Diabetes and Anxiety
Anxiety can be defined as a fear-based mental state, normally felt as a discomforting emotional state accompanied with physical sensations in the body.
Anxiety based mental disorders (i.e. people diagnosed with SAD or GAD) are people who appear anxious about almost everything.
This has a detrimental effect on their ability to carry out normal day to day activities.
What are the symptoms of anxiety?
Symptoms include excessive worry and unnecessary anxiety for numerous activities with symptoms being present and continuous for a minimum of 6 months.
Anxiety is difficult to control and is accompanied by somatic symptoms including:
- Heart palpitations
- Excessive perspiration
Often it will be a state of mind that is reached after years of dealing with the condition.
People diagnosed with diabetes are approximately 20% more likely to suffer from anxiety than those without diabetes. 
What are the causes of anxiety?
Being diagnosed with diabetes can instigate anxiety in a number of ways.
People with diabetes may potentially be anxious about how their condition will be perceived by others including friends, family and work colleagues.
Anxiety may also arise over what could happen if they were experience a hypo while driving or whilst looking after their children.
Excessive worrying can lead to social anxiety.
Symptoms of social anxiety include
- Being fearful of leaving the house or place of comfort
- Anxiety of being around people, known or strangers
- Avoidance of social interaction
Why might I be anxious?
People diagnosed with diabetes may be anxious about the long term implications of their condition.
Greater than 70%, of diabetics could develop macrovascular conditions including heart attack and stroke. Furthermore, between 5% and 10% are reported to experience microvascular complications ranging from problems with eyes, limbs and kidneys.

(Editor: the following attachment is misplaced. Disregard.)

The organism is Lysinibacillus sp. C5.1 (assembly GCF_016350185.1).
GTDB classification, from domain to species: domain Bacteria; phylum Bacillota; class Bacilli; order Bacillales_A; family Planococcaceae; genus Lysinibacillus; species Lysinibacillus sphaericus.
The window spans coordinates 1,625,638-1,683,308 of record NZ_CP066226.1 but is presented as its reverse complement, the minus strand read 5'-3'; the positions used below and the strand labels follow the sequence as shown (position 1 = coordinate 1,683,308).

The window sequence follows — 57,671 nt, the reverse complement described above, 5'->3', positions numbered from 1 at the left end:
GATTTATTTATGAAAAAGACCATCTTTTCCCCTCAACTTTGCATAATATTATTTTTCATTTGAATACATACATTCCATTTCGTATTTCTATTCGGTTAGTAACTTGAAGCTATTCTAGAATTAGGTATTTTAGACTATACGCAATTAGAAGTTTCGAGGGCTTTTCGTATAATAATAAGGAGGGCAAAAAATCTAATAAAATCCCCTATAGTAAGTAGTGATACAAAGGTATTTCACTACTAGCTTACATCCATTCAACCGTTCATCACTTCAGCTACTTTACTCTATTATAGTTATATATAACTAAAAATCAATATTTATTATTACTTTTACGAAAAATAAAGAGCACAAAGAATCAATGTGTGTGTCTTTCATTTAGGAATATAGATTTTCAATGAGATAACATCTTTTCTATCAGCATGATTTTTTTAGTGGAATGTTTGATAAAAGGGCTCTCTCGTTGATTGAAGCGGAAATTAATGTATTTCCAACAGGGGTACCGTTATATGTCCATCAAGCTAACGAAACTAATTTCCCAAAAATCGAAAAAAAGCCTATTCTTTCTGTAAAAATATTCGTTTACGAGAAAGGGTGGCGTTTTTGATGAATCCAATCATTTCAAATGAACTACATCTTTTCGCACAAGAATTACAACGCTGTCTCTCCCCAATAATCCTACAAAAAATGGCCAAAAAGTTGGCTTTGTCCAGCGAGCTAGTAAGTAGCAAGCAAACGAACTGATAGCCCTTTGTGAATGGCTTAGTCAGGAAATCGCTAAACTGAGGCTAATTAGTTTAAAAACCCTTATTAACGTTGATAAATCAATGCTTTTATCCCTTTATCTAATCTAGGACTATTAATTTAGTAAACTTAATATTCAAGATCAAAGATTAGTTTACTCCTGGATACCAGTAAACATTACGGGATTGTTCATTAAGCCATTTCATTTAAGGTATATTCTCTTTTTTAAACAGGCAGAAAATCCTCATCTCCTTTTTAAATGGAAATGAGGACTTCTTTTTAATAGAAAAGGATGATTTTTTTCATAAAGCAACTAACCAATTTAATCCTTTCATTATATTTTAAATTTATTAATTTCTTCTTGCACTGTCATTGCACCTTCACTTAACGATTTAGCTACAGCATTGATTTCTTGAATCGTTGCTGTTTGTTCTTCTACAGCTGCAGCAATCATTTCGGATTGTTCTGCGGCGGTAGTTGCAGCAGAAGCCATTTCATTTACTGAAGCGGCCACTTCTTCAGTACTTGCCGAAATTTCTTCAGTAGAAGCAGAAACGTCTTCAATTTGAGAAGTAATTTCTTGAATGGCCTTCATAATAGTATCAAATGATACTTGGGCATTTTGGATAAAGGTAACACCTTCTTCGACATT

Additionally people with diabetes may experience excessive worry about death, what would happen to them, their family and loved ones.
In most cases of type 2 diabetes, there is often anxiety regarding weight and diet. It is widely publicised that being overweight can be a cause of the condition, therefore as well as anxiety of how to control weight and diet, emotions such as guilt and anger may also occur.
How can I avoid anxiety?
Appropriate stress management may be key to avoiding conditions such as anxiety. Relaxation techniques include:
- Breathing exercises
- Tai chi
Relaxation methods such as the ones listed above are all be effective in relieving stress. Mindfulness based training in combination with diabetes management are proving an invaluable approach to aid the process of acceptance, while alleviating anxiety and stress.
Research conducted at the psychology department at Stanford University used brain imaging technologies to examine the effect of mindfulness training on social anxiety. They reported that participants who completed the mindfulness course showed reduced symptoms of anxiety and depression and demonstrated an enhanced self-esteem. 
Mindfulness practices help to adjust the relationship one has with their panic and anxiety with acceptance, compassion and awareness.
This methodology has been shown to be significantly more effective in the long term. It has been scientifically proven to enhance quality of life and allow the practitioner to develop a disassociation with panic and anxiety, meaning they no longer need these states to define who they are or how they live their lives.